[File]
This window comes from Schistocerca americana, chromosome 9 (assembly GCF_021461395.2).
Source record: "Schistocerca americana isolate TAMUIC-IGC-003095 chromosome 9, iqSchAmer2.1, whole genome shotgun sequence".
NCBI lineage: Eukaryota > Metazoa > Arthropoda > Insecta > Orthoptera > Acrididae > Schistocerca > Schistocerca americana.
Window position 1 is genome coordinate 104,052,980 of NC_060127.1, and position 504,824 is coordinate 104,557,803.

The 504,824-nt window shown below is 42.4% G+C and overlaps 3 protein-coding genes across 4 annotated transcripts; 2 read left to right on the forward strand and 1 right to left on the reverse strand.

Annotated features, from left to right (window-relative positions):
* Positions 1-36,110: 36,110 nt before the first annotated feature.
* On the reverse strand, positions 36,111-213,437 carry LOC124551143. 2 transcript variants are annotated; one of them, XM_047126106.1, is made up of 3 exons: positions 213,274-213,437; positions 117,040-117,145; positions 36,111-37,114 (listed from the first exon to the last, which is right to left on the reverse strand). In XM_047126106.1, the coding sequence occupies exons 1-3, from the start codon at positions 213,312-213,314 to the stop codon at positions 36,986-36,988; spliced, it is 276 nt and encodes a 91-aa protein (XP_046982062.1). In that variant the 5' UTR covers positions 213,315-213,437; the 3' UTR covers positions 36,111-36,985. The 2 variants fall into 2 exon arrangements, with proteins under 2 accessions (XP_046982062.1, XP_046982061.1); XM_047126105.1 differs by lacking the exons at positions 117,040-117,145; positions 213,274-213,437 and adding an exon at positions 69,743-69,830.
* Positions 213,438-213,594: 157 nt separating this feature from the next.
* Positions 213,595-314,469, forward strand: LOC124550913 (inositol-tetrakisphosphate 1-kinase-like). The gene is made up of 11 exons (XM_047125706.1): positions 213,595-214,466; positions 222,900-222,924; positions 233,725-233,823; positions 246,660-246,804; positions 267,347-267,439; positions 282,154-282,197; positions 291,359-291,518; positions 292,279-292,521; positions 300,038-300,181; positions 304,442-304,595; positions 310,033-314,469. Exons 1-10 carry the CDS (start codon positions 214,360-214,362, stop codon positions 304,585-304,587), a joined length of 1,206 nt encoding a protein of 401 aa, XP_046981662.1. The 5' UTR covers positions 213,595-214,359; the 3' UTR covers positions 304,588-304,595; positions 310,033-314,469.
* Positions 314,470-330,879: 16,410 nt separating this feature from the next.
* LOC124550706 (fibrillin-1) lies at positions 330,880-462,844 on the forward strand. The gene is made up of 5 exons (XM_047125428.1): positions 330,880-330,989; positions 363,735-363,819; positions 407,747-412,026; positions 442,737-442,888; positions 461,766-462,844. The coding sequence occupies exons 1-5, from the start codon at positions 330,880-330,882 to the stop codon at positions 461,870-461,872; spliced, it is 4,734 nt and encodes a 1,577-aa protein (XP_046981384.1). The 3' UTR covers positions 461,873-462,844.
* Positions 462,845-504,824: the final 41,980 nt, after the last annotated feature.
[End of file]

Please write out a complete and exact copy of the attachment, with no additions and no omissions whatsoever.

This window comes from Schistocerca americana, chromosome 9 (assembly GCF_021461395.2).
Source record: "Schistocerca americana isolate TAMUIC-IGC-003095 chromosome 9, iqSchAmer2.1, whole genome shotgun sequence".
NCBI lineage: Eukaryota > Metazoa > Arthropoda > Insecta > Orthoptera > Acrididae > Schistocerca > Schistocerca americana.
Window position 1 is genome coordinate 104,052,980 of NC_060127.1, and position 504,824 is coordinate 104,557,803.

The 504,824-nt window shown below is 42.4% G+C and overlaps 3 protein-coding genes across 4 annotated transcripts; 2 read left to right on the forward strand and 1 right to left on the reverse strand.

Annotated features, from left to right (window-relative positions):
* Positions 1-36,110: 36,110 nt before the first annotated feature.
* On the reverse strand, positions 36,111-213,437 carry LOC124551143. 2 transcript variants are annotated; one of them, XM_047126106.1, is made up of 3 exons: positions 213,274-213,437; positions 117,040-117,145; positions 36,111-37,114 (listed from the first exon to the last, which is right to left on the reverse strand). In XM_047126106.1, the coding sequence occupies exons 1-3, from the start codon at positions 213,312-213,314 to the stop codon at positions 36,986-36,988; spliced, it is 276 nt and encodes a 91-aa protein (XP_046982062.1). In that variant the 5' UTR covers positions 213,315-213,437; the 3' UTR covers positions 36,111-36,985. The 2 variants fall into 2 exon arrangements, with proteins under 2 accessions (XP_046982062.1, XP_046982061.1); XM_047126105.1 differs by lacking the exons at positions 117,040-117,145; positions 213,274-213,437 and adding an exon at positions 69,743-69,830.
* Positions 213,438-213,594: 157 nt separating this feature from the next.
* Positions 213,595-314,469, forward strand: LOC124550913 (inositol-tetrakisphosphate 1-kinase-like). The gene is made up of 11 exons (XM_047125706.1): positions 213,595-214,466; positions 222,900-222,924; positions 233,725-233,823; positions 246,660-246,804; positions 267,347-267,439; positions 282,154-282,197; positions 291,359-291,518; positions 292,279-292,521; positions 300,038-300,181; positions 304,442-304,595; positions 310,033-314,469. Exons 1-10 carry the CDS (start codon positions 214,360-214,362, stop codon positions 304,585-304,587), a joined length of 1,206 nt encoding a protein of 401 aa, XP_046981662.1. The 5' UTR covers positions 213,595-214,359; the 3' UTR covers positions 304,588-304,595; positions 310,033-314,469.
* Positions 314,470-330,879: 16,410 nt separating this feature from the next.
* LOC124550706 (fibrillin-1) lies at positions 330,880-462,844 on the forward strand. The gene is made up of 5 exons (XM_047125428.1): positions 330,880-330,989; positions 363,735-363,819; positions 407,747-412,026; positions 442,737-442,888; positions 461,766-462,844. The coding sequence occupies exons 1-5, from the start codon at positions 330,880-330,882 to the stop codon at positions 461,870-461,872; spliced, it is 4,734 nt and encodes a 1,577-aa protein (XP_046981384.1). The 3' UTR covers positions 461,873-462,844.
* Positions 462,845-504,824: the final 41,980 nt, after the last annotated feature.